Blair Miller

(Daily Montanan) The U.S. Environmental Protection Agency is putting $65 million from the Bipartisan Infrastructure Law toward cleanups at three Superfund former mining sites in Montana, the agency announced Tuesday.

The money will go toward ongoing cleanup efforts at the Basin Mining Area in Jefferson County, the Carpenter Snow Creek Mining District in Cascade County and the Upper Tenmile Creek Mining Area in Lewis and Clark County, the EPA said in a news release.

“This announcement ensures these Superfund mining sites and watersheds will continue to receive funding to address long-standing contamination,” said EPA Region 8 Administrator KC Becker in a statement.

All three sites have been on the EPA’s National Priorities List for more than two decades. They are all home to dozens of former mines that polluted ground and surface waters, and soils, with heavy metals and other mining chemicals due to mining that occurred from the late 1880s into the early-to-mid 1900s.

Remedial actions for the Basin and Upper Tenmile sites have been underway since the early 2000s, and they are set to get underway this spring at the Carpenter Snow Creek site.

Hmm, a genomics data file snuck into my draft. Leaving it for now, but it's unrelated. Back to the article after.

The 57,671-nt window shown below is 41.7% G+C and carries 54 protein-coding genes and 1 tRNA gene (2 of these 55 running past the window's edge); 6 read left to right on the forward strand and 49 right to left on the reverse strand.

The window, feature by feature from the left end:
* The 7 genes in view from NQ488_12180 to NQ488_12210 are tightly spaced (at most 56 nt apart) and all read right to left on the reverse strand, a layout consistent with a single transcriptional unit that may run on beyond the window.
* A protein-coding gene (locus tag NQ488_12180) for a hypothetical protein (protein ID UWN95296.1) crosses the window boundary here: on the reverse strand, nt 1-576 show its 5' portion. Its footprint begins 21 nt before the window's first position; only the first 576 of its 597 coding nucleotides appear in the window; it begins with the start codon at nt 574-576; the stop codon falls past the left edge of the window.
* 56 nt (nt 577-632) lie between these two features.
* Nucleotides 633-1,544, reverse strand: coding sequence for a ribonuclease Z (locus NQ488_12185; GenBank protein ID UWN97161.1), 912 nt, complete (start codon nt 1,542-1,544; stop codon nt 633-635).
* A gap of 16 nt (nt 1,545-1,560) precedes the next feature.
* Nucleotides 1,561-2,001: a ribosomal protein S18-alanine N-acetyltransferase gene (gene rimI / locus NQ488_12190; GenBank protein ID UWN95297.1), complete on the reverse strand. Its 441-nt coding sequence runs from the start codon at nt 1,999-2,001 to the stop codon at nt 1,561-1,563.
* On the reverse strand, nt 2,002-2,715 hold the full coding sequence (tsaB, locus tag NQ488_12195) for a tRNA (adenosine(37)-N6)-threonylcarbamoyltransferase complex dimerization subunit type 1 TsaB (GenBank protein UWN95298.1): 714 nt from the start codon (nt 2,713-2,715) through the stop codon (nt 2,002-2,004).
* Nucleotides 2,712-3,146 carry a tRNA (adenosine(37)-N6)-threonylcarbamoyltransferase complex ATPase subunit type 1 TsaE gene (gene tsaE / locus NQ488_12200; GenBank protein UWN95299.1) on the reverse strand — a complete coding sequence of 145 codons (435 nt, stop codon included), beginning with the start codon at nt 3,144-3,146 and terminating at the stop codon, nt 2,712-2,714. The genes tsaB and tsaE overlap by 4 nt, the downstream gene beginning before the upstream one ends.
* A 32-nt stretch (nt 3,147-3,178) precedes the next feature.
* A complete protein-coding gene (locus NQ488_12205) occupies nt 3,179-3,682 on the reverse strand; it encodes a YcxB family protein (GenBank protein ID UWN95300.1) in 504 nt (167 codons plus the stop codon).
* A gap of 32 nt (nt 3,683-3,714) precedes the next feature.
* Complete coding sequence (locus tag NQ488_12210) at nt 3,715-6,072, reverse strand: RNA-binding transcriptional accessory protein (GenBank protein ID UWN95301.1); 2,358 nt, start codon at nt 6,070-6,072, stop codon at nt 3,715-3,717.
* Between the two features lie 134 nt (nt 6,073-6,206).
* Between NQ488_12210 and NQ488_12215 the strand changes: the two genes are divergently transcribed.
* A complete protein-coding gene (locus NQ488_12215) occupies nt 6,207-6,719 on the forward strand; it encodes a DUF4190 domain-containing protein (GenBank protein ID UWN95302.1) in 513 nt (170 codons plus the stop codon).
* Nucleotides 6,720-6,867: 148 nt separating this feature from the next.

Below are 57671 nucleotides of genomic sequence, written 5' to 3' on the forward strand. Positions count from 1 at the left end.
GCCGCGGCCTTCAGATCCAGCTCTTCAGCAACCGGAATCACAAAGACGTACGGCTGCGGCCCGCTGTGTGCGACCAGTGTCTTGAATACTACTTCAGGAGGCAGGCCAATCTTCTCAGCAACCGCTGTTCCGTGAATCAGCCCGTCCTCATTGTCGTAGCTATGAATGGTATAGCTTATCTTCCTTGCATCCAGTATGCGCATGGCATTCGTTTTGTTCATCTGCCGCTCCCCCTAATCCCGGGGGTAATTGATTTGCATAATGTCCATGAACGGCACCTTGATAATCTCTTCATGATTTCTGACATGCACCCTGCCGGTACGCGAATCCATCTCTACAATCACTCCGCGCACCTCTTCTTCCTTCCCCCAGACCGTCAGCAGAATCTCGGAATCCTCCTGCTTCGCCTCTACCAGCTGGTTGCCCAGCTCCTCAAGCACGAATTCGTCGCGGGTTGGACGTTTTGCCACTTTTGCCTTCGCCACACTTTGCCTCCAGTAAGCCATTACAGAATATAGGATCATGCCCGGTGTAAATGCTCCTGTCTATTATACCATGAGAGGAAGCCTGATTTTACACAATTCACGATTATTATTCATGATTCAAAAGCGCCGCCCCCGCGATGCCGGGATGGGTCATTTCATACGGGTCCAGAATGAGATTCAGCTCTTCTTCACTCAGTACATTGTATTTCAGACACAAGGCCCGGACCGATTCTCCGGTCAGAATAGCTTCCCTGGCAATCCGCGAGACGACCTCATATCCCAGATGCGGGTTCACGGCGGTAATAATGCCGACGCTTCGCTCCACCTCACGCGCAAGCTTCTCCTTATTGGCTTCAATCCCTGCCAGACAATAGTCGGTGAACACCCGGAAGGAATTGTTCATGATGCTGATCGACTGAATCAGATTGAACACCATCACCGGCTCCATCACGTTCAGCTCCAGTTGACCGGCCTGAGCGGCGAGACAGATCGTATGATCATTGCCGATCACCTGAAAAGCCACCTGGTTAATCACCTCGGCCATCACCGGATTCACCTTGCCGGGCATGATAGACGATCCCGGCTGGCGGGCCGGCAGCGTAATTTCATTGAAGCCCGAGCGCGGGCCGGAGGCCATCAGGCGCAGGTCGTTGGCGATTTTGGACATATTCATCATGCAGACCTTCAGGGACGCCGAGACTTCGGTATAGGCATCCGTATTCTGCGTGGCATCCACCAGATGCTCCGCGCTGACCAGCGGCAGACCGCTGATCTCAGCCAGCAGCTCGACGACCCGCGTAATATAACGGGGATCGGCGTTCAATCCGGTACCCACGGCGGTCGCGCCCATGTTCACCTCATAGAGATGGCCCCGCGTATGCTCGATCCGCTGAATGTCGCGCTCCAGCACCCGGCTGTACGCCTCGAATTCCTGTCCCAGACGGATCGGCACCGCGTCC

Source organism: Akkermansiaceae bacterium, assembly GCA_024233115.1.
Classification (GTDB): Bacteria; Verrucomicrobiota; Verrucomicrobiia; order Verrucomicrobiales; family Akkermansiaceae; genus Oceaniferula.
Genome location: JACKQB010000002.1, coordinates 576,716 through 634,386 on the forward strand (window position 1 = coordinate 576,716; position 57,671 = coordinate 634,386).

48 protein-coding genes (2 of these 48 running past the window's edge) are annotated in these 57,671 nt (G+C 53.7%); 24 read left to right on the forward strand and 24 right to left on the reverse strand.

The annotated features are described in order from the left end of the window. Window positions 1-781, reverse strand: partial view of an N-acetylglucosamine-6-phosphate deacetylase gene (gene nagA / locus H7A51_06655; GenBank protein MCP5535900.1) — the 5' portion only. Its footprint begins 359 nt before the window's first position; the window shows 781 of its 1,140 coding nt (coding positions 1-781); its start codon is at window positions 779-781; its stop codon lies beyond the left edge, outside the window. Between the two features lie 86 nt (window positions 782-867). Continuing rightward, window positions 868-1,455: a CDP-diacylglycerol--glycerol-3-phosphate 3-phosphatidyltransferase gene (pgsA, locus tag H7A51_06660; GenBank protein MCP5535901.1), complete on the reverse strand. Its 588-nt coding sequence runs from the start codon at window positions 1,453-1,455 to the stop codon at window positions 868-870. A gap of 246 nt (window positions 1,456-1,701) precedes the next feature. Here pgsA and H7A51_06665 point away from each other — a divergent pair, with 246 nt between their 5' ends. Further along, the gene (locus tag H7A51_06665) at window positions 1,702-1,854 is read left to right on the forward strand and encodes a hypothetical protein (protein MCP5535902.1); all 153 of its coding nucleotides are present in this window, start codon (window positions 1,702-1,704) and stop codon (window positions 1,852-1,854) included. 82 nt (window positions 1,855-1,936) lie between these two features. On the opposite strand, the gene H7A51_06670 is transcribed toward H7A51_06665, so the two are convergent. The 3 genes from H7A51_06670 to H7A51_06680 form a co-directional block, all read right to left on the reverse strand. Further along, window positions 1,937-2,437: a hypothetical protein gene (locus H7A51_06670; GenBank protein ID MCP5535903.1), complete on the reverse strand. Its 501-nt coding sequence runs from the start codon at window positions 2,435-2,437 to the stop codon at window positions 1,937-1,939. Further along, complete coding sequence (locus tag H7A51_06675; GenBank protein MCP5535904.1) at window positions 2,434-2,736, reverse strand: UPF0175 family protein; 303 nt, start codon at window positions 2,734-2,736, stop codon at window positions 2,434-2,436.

The state has been funding 10% of the cleanup at the Upper Tenmile site, where state and federal crews hope to continue residential cleanups and address mine waste piles near Minnehaha Creek, the EPA said.

All three sites that receive the funding from the Bipartisan Infrastructure Law have been awaiting more federal funding in order to take further remedial actions, according to their Superfund reports.

“This funding will enable us to make significant progress and ensure cleanup at three important Superfund sites in Montana, said Montana Department of Environmental Quality Director Chris Dorrington in a statement.

The EPA said it was finalizing the cleanup plans and hoped to get construction underway at all three “as soon as possible.” The three sites are among 27 in Montana that are Superfund sites the DEQ is working to remedy.

“It’s past time we get these cleanups done, and make the affected communities in Jefferson, Cascade and Lewis and Clark Counties whole,” U.S. Sen. Jon Tester, D-Montana, said in a statement.